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25 WORKSHOP SUMMARY mechanism. Therefore, we need to find a common language that allows both ends of the neuroscience spectrum to communicate. This likely will require an agreement on a common unit of analysis, which is the most reduced unit for the cognitive and most complex for the molecular neu- roscience approaches. Montague, Hyman, and others argued for the need for more concrete and quantitative definitions of behavior-understanding behavior derived from an agnostic approach to the problem, rather than one driven by our preconceived ideas about how the brain functions.” New Technological Requirements Despite tremendous advances in the past few years, many workshop participants highlighted the need for additional technical advances to drive the field forward. Although the workshop did not focus too closely on specific technological needs, one technology stood out: an imaging device or series of devices that can offer both ultra-fine spatial imaging resolution and ultra-fine time resolution. Techniques are needed that can produce both high resolution in space and high resolution in time, said Blakemore. Magnetic resonance imag- ing (MRI) and positron emission tomography (PET) provide fairly good resolution in space, but they are slow techniques. Electrical recording from the brain with an EEG or MEG can give us high temporal resolu- tion, but poor spatial resolution. Finding ways of combining these char- acteristics of different techniques, or new kinds of methodology, which can provide improved spatial and temporal resolution in both is going to be very important for the future. Professor He agreed, emphasizing that the tool must be noninvasive to study the human brain. He added that the field needed a new way to image connectivity in the brain and that such a tool would have major clinical appeal as well. “[Y]ou can help with the surgical planning on epilepsy patients,” said He. “You can help treat a lot of neurological dis- ease by rationally designing a neuromodulation or neurostimulation paradigm if you know the pattern. You just block that pattern and you can treat the patient even without surgery.”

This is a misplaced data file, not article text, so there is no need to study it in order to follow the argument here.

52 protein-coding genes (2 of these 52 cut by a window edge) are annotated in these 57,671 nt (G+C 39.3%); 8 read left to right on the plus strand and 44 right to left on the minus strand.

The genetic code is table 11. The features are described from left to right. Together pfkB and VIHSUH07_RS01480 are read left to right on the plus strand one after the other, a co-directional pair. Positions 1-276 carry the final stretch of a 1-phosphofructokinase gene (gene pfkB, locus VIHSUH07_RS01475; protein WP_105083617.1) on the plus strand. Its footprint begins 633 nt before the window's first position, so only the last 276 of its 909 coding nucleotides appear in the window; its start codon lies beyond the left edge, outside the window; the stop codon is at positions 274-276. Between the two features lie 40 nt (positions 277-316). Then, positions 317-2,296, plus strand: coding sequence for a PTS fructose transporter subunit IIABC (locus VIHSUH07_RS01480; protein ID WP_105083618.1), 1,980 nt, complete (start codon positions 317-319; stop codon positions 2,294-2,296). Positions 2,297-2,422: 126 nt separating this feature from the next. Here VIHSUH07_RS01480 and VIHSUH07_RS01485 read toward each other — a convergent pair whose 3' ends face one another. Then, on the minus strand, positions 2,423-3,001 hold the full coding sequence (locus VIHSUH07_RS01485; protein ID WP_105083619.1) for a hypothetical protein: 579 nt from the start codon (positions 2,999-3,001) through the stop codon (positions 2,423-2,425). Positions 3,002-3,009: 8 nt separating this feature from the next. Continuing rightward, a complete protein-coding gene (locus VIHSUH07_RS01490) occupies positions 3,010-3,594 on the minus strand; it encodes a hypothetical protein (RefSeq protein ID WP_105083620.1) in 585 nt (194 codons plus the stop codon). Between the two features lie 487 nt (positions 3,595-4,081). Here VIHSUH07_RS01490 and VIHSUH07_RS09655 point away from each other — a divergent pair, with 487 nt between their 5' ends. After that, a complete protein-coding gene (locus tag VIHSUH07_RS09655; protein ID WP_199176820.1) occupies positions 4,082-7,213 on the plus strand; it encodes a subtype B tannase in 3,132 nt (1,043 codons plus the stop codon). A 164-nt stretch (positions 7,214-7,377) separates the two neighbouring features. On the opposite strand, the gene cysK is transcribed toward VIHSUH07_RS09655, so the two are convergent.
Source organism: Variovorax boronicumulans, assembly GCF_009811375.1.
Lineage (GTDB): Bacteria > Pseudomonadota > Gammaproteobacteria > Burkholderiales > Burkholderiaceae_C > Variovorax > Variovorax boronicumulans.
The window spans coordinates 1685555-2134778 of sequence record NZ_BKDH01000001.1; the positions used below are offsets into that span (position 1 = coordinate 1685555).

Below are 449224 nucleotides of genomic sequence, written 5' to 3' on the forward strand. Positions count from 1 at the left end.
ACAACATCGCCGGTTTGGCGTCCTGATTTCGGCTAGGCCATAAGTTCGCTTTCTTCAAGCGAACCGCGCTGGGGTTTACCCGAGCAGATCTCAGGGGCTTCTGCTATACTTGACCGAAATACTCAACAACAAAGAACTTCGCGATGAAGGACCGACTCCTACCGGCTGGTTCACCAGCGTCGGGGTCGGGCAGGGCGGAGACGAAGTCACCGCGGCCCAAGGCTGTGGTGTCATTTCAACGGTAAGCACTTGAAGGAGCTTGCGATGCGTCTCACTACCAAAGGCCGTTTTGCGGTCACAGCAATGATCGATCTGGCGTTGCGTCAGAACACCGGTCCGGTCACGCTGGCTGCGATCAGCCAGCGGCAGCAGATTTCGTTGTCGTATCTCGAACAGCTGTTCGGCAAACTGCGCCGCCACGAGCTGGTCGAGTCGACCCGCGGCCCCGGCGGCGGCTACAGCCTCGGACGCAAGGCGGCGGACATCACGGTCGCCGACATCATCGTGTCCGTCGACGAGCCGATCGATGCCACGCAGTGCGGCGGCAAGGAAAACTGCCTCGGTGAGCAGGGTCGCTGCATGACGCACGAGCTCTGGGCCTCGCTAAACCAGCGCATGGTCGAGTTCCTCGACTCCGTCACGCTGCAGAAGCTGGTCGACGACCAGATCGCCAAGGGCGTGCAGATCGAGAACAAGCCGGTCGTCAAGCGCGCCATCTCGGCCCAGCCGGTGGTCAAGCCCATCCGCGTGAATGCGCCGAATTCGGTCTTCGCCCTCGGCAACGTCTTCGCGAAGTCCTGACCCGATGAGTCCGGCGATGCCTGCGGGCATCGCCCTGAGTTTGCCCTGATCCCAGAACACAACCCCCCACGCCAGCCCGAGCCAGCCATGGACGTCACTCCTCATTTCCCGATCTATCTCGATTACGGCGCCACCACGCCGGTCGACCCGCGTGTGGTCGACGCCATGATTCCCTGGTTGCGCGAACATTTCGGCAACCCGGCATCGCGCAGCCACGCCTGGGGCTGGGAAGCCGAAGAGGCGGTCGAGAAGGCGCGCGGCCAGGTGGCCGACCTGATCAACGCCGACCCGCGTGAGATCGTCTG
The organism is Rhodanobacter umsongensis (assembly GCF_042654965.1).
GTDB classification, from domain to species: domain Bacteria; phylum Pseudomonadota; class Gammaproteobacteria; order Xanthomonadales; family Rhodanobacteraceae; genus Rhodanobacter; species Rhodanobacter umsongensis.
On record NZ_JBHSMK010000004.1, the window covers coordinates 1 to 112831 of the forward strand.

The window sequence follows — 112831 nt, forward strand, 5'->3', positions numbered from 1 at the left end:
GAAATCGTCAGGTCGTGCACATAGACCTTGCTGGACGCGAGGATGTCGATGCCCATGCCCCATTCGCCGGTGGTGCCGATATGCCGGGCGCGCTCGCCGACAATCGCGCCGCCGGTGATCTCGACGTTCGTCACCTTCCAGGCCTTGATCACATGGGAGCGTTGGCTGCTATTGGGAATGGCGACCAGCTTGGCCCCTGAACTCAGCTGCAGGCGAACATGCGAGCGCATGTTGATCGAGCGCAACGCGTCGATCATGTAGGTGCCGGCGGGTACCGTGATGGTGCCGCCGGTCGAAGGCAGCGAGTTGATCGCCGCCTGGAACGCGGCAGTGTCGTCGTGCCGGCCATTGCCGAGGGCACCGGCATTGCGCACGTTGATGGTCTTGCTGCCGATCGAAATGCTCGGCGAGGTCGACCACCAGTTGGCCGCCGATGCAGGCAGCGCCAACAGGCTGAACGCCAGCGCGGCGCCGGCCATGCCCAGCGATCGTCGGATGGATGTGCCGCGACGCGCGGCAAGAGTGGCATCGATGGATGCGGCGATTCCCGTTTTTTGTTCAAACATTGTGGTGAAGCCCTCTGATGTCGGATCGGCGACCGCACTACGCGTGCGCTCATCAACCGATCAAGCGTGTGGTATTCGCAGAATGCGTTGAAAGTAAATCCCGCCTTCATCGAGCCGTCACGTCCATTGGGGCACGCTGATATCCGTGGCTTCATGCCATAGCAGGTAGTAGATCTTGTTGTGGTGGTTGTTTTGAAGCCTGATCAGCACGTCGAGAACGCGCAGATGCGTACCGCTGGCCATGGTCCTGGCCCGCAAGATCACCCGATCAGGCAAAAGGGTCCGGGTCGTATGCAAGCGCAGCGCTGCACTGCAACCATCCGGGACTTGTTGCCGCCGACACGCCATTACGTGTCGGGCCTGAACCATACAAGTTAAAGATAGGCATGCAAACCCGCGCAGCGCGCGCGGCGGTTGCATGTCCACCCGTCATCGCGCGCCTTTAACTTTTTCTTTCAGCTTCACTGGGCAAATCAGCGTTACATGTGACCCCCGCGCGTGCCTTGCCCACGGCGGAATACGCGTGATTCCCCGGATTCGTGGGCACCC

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26 FROM MOLECULES TO MINDS ETHICAL CONSIDERATIONS The brain is an object of great fascination and power. It is the seat of humanity, the source of everything we are and everything we want to be. Understanding how the brain works—really understanding, on a core physiological level—would have tremendous benefits for society. But it would also raise significant moral, ethical, and practical considerations, which neuroscience must address carefully as it moves forward. “I think it is useful to realize that neuroscientists do operate in a kind of interestingly sensitive area,” said Moreno. “As the old saying goes, just because you are not paranoid doesn’t mean somebody is not follow- ing you.” As Moreno explained, people become nervous when they hear ques- tions such as “How does the brain work?” and how to intervene in the brain. “The idea that scientists can have what I call technologically me- diated access [to the brain]—can use devices or drugs, fancy machines that most of us do not really understand . . . I think is of great concern to many people and is something that, going forward, the community needs to think about,” said Moreno. A comparison was made to the Human Genome Project, which at- tracted a great deal of concern from both the public and professional ethicists because it edged so closely to the foundations of life. Ulti- mately, extensive education and careful restrictions convinced people that the genome project was a safe idea, but only because its backers ad- dressed the topic directly and in a public manner. Understanding “how the brain works” raises similar issues, and must be discussed, examined, and considered in the same light. Clinical Concerns Moreno raised a number of additional areas where ethics should im- pact the work of researchers. For instance, in clinical trials, it is possible that neurological interventions could change people’s sense of them- selves. How can these kinds of changes be measured, monitored, and understood, not only as they happen, but in the process of obtaining in- formed consent and in the investigative process itself? In a similar vein, Moreno pointed out, as we develop a better understanding of the pre- symptomatic risk factors for certain diseases, the issue of how to notify research subjects of their likelihood of developing neurological disease